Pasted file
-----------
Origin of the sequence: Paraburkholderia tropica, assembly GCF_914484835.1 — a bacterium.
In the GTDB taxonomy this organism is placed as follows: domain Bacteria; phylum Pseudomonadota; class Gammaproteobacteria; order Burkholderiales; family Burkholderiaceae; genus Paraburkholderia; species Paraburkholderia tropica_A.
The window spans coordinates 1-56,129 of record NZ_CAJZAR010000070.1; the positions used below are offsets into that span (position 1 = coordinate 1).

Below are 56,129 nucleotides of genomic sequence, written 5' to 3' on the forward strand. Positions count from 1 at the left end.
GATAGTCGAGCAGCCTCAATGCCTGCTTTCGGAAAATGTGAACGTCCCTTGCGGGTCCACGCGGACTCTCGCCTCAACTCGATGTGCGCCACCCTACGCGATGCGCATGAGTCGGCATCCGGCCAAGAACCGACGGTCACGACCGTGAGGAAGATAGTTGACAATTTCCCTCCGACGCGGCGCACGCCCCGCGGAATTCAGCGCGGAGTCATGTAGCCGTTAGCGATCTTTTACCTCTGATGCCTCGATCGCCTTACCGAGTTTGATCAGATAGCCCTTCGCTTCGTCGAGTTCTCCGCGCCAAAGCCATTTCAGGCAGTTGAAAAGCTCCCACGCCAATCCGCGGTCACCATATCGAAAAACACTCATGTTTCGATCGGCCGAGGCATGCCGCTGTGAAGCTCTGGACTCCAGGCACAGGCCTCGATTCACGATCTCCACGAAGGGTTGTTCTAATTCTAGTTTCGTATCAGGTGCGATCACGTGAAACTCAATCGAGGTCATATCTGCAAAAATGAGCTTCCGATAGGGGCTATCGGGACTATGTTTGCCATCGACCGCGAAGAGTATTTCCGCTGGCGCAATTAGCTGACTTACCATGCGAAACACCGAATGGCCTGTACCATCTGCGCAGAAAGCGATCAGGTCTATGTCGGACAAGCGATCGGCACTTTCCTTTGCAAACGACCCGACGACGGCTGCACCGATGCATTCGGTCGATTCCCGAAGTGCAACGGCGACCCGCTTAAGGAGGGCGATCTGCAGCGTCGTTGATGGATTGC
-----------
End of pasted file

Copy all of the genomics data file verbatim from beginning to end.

Origin of the sequence: Paraburkholderia tropica, assembly GCF_914484835.1 — a bacterium.
In the GTDB taxonomy this organism is placed as follows: domain Bacteria; phylum Pseudomonadota; class Gammaproteobacteria; order Burkholderiales; family Burkholderiaceae; genus Paraburkholderia; species Paraburkholderia tropica_A.
The window spans coordinates 1-56,129 of record NZ_CAJZAR010000070.1; the positions used below are offsets into that span (position 1 = coordinate 1).

Below are 56,129 nucleotides of genomic sequence, written 5' to 3' on the forward strand. Positions count from 1 at the left end.
GATAGTCGAGCAGCCTCAATGCCTGCTTTCGGAAAATGTGAACGTCCCTTGCGGGTCCACGCGGACTCTCGCCTCAACTCGATGTGCGCCACCCTACGCGATGCGCATGAGTCGGCATCCGGCCAAGAACCGACGGTCACGACCGTGAGGAAGATAGTTGACAATTTCCCTCCGACGCGGCGCACGCCCCGCGGAATTCAGCGCGGAGTCATGTAGCCGTTAGCGATCTTTTACCTCTGATGCCTCGATCGCCTTACCGAGTTTGATCAGATAGCCCTTCGCTTCGTCGAGTTCTCCGCGCCAAAGCCATTTCAGGCAGTTGAAAAGCTCCCACGCCAATCCGCGGTCACCATATCGAAAAACACTCATGTTTCGATCGGCCGAGGCATGCCGCTGTGAAGCTCTGGACTCCAGGCACAGGCCTCGATTCACGATCTCCACGAAGGGTTGTTCTAATTCTAGTTTCGTATCAGGTGCGATCACGTGAAACTCAATCGAGGTCATATCTGCAAAAATGAGCTTCCGATAGGGGCTATCGGGACTATGTTTGCCATCGACCGCGAAGAGTATTTCCGCTGGCGCAATTAGCTGACTTACCATGCGAAACACCGAATGGCCTGTACCATCTGCGCAGAAAGCGATCAGGTCTATGTCGGACAAGCGATCGGCACTTTCCTTTGCAAACGACCCGACGACGGCTGCACCGATGCATTCGGTCGATTCCCGAAGTGCAACGGCGACCCGCTTAAGGAGGGCGATCTGCAGCGTCGTTGATGGATTGC